Energy sources are classified according to both magnitude and duration, which are categorized into three classes as shown in table 2. As table 1 suggests, 62368-1 considers all sources of energy that may be present in an item of ICT or AV equipment, including electrical energy, thermal energy such as hot accessible parts, chemical energy such as electrolytic reactions or poisons, kinetic energy such as moving parts and radiated energy including optical or acoustic energy.


Table 2
Classification of energy sources.

The documentation for 62368-1 describes each type of energy source and the appropriate thresholds for classes 1, 2 and 3 in each case. The treatment of electrical energy under 62368-1 contrasts with that of 60950-1, by taking into account both current and voltage. Accordingly, SELV limits are not defined in 62368-1, which reflects the fundamental differences in approach of these two standards. Managing such differences in the interim period – during which components and sub-systems such as power supplies have been tested under the outgoing standards and admitted for use in equipment tested according to 62368-1, and vice versa – has called for pragmatism on the part of standards bodies. For example, recognizing that both SELV and ES1 circuits are intended to be safe to touch has permitted components certified to the old 60950-1/60065 standards to be used in equipment certified to 62368-1.

Act now on Edition 2

With the updating of the EU Official Journal in June of this year, manufacturers marketing products in the EU now know they must transition from EN 60065 or EN 60950-1 by December 20, 2020. Most likely, they will need to ensure compliance with 62368-1 Edition 2, which is the currently published version of the standard. This makes it imperative to start working with test houses as soon as possible, to avoid being caught out closer to the deadline when workloads are sure to be heavy.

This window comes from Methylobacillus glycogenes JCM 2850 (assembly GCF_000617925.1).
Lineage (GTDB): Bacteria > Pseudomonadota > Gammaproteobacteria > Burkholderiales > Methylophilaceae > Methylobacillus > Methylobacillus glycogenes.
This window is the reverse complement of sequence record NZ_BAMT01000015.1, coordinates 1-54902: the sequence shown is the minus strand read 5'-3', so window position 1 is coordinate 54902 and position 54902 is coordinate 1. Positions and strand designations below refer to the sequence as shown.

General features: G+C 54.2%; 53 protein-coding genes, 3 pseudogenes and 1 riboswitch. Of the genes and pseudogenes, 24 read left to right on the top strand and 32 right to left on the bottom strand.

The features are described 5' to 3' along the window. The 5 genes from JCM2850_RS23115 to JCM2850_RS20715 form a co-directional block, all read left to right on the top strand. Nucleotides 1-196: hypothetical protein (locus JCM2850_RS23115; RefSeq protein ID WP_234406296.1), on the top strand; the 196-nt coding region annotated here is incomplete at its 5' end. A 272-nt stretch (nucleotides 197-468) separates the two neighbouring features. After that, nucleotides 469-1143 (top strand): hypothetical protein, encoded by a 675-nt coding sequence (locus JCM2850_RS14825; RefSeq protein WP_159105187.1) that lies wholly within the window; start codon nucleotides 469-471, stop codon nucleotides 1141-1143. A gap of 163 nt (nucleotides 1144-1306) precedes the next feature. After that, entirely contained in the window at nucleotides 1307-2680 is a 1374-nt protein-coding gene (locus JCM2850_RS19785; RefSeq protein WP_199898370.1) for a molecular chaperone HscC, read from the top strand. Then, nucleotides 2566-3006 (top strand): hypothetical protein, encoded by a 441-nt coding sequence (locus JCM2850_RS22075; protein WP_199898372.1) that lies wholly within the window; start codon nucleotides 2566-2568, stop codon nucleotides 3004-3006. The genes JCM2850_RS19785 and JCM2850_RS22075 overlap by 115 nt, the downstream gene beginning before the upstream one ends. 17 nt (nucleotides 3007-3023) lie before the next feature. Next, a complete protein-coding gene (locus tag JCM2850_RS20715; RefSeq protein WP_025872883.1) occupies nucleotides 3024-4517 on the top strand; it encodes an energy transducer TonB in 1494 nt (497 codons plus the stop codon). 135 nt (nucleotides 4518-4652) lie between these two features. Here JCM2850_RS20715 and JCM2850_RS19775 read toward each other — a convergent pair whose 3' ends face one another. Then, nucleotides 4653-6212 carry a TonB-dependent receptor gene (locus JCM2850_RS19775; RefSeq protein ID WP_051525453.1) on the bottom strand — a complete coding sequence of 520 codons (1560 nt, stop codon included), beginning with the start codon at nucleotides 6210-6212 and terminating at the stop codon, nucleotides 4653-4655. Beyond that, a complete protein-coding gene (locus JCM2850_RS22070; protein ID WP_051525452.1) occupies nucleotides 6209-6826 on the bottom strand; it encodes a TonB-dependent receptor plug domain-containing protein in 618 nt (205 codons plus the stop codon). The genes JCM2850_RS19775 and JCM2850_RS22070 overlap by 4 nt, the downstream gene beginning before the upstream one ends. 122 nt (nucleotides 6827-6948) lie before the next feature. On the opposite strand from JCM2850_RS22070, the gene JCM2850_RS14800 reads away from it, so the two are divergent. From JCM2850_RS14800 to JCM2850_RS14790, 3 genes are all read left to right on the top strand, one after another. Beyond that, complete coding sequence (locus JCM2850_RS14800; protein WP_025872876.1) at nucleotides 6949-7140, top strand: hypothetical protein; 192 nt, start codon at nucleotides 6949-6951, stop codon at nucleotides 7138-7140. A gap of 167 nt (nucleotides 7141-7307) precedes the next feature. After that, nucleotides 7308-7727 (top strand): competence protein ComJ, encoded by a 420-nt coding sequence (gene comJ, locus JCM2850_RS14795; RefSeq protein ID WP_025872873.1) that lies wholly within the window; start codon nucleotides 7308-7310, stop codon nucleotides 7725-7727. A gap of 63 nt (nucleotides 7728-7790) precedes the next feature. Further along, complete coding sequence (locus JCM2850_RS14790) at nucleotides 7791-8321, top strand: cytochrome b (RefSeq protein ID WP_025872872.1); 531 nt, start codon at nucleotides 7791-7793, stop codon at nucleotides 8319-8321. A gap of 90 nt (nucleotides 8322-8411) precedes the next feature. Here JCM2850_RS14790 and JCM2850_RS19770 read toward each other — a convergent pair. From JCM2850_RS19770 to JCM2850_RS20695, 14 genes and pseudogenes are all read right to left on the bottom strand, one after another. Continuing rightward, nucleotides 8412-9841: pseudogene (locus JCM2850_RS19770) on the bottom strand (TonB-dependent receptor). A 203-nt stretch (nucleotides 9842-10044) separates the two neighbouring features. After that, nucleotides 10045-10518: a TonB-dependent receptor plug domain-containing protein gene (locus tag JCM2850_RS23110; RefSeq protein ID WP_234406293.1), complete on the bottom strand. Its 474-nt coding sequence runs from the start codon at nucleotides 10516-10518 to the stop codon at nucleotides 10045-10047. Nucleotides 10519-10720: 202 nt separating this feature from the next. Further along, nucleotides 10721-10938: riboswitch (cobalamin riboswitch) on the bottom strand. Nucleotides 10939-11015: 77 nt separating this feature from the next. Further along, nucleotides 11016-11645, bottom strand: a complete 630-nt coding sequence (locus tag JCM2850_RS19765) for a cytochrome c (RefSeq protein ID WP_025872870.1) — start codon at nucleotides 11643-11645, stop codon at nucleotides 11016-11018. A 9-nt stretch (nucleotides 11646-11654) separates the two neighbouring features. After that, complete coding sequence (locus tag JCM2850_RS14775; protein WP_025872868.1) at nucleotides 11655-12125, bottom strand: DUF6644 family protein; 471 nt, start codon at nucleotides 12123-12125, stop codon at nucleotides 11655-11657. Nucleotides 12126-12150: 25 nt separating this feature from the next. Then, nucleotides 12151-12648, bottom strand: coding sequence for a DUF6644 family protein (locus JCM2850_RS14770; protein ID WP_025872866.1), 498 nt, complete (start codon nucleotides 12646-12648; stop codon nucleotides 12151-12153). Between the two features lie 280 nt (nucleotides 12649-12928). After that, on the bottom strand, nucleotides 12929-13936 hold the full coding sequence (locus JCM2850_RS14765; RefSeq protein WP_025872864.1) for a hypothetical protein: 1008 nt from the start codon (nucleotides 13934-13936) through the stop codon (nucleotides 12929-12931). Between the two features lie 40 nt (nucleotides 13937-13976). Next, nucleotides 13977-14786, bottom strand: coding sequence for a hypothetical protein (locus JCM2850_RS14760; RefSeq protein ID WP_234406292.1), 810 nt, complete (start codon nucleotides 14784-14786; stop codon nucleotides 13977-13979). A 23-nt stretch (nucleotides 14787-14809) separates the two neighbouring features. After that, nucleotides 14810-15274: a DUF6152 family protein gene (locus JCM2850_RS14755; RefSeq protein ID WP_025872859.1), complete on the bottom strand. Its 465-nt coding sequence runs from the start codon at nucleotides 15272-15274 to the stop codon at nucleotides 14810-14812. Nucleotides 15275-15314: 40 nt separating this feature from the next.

It is worth pointing out that the next iteration of 62368-1, Edition 3, is already planned but has not yet been published. Publication had been expected around Q3 2018, but the latest announcements suggest publication could now happen in late 2019 with adoption likely sometime in 2022.

What we do know is that Edition 3 will extend the scope of 62368-1 to include equipment such as tablets, smartphones, 3D printers and wearable technology, as well as IEC 60950-21 rules on remote power feeding, which will affect Power Over Ethernet equipment. Rules on stored energy, outdoor enclosures, backfeeds and associated safeguards, requirements for insulating liquids and coin cells, and new demands on interconnected ES3, ES2 and ES1 circuits in SMPS secondaries will also be added.

For now, it seems smart to commit to Edition 2 and work towards establishing compliance, while keeping abreast of developments with Edition 3. Clearly this will become the reference standard in the EU and US/Canada eventually, and other territories will likely adopt it too.

Overall, the 62368-1 standards should make life safer for end users, and in the longer term simplify compliance for product manufacturers, while reducing the need for updates that demand frequent attention by compliance teams. On the other hand, there is a lot to understand to make a successful transition by the 2020 deadline. At CUI, many of our power supplies are already compliant to the new standard and we are working toward 100% compliance well before 62368-1 is set to take effect.

Learn more about 62368-1 from CUI.